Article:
vor 2 Jahren

issue 03/2021

Highlights: Bottles / Blow Moulding Joining Bioplastics Basics: Carbon Capture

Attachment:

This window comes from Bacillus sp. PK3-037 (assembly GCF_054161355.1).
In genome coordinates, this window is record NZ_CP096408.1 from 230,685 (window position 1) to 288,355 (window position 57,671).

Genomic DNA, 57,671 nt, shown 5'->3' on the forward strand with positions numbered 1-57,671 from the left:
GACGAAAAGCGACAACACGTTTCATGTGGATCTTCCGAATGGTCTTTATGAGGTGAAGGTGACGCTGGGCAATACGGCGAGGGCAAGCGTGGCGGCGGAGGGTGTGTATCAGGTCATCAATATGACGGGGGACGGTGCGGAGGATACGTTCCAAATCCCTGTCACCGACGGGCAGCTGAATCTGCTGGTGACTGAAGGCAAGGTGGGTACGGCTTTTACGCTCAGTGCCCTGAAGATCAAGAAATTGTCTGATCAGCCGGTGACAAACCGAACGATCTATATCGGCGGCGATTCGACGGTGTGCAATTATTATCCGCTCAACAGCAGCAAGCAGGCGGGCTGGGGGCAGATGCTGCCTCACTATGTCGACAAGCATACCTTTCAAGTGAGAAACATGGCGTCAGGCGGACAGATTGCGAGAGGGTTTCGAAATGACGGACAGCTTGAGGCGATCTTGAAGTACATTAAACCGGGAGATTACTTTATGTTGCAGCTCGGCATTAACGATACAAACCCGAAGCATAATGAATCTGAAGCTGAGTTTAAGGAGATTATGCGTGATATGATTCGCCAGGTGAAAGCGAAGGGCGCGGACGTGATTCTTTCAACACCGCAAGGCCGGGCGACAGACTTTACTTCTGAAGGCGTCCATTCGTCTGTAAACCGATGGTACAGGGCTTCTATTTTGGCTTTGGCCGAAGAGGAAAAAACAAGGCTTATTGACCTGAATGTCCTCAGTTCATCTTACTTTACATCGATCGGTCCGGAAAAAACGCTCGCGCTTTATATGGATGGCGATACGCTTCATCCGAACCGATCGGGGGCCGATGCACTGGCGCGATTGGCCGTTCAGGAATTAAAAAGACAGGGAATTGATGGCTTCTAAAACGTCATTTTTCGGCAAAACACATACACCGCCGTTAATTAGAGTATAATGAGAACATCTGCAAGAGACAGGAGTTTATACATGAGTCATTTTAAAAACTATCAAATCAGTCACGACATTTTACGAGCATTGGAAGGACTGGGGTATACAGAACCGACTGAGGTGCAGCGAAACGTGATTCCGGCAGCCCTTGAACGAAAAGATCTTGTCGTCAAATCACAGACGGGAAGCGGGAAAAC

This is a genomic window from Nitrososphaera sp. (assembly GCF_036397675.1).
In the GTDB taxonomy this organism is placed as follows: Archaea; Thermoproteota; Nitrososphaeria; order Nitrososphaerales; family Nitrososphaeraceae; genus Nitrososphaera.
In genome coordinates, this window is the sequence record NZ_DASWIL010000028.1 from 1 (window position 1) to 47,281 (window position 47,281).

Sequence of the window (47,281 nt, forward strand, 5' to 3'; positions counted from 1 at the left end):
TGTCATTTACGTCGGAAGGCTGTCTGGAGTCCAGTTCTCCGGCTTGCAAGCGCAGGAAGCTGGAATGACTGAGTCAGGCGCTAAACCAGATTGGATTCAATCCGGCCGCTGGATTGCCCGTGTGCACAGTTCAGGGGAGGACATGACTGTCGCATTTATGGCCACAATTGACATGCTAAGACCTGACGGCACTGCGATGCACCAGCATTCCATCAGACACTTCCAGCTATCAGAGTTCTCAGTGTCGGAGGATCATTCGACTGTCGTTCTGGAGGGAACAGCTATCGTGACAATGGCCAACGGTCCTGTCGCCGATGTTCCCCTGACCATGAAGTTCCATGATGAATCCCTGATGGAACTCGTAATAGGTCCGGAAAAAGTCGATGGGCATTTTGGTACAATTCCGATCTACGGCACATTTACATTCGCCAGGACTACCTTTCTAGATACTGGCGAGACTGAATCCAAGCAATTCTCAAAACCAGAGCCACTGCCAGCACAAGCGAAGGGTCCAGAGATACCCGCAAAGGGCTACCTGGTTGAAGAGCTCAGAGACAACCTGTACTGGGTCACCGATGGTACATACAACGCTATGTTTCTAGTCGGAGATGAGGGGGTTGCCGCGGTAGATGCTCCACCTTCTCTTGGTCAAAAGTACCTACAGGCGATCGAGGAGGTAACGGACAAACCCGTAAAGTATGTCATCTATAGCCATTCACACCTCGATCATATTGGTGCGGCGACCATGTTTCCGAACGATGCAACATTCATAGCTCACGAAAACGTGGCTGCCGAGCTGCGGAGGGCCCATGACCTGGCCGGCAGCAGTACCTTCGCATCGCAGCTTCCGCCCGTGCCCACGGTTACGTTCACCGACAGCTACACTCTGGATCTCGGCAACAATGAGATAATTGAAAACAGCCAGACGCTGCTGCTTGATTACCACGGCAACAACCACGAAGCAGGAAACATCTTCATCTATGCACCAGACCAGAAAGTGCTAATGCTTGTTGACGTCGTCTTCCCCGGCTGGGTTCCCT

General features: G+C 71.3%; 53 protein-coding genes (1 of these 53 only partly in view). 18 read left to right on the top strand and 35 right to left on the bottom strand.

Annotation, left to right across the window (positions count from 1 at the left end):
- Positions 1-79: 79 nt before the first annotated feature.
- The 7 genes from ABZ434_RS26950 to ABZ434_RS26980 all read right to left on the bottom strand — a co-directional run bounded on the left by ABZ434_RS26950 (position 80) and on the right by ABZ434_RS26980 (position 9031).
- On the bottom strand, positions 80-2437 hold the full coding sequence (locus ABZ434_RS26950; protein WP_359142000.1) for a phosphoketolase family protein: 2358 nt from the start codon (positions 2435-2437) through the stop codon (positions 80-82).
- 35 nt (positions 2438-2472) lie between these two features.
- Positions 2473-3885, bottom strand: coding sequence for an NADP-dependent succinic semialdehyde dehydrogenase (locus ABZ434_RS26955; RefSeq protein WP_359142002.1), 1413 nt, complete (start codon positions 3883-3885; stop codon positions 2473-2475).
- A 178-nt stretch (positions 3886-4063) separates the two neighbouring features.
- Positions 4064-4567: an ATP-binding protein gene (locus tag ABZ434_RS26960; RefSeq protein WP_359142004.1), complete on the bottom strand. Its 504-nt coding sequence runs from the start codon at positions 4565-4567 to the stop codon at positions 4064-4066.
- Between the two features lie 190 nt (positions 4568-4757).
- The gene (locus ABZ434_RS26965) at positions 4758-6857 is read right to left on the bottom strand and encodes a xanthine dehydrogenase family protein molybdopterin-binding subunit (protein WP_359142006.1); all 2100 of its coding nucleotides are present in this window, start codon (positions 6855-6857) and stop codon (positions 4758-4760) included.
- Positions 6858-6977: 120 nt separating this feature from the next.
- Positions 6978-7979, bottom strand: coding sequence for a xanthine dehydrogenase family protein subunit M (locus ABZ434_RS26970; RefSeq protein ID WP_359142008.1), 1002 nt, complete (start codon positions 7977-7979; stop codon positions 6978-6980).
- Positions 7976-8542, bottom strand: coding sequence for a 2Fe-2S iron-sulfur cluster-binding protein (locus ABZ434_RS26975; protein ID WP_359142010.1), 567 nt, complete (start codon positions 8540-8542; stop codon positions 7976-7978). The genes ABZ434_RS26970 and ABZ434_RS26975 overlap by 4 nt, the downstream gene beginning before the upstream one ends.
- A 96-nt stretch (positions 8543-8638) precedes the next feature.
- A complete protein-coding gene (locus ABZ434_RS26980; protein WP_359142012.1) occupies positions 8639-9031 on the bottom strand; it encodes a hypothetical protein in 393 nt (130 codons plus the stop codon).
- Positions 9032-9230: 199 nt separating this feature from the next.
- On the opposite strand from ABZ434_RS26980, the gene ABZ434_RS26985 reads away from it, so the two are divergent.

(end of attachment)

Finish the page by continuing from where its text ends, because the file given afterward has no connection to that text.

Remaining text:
Cover Story Colourful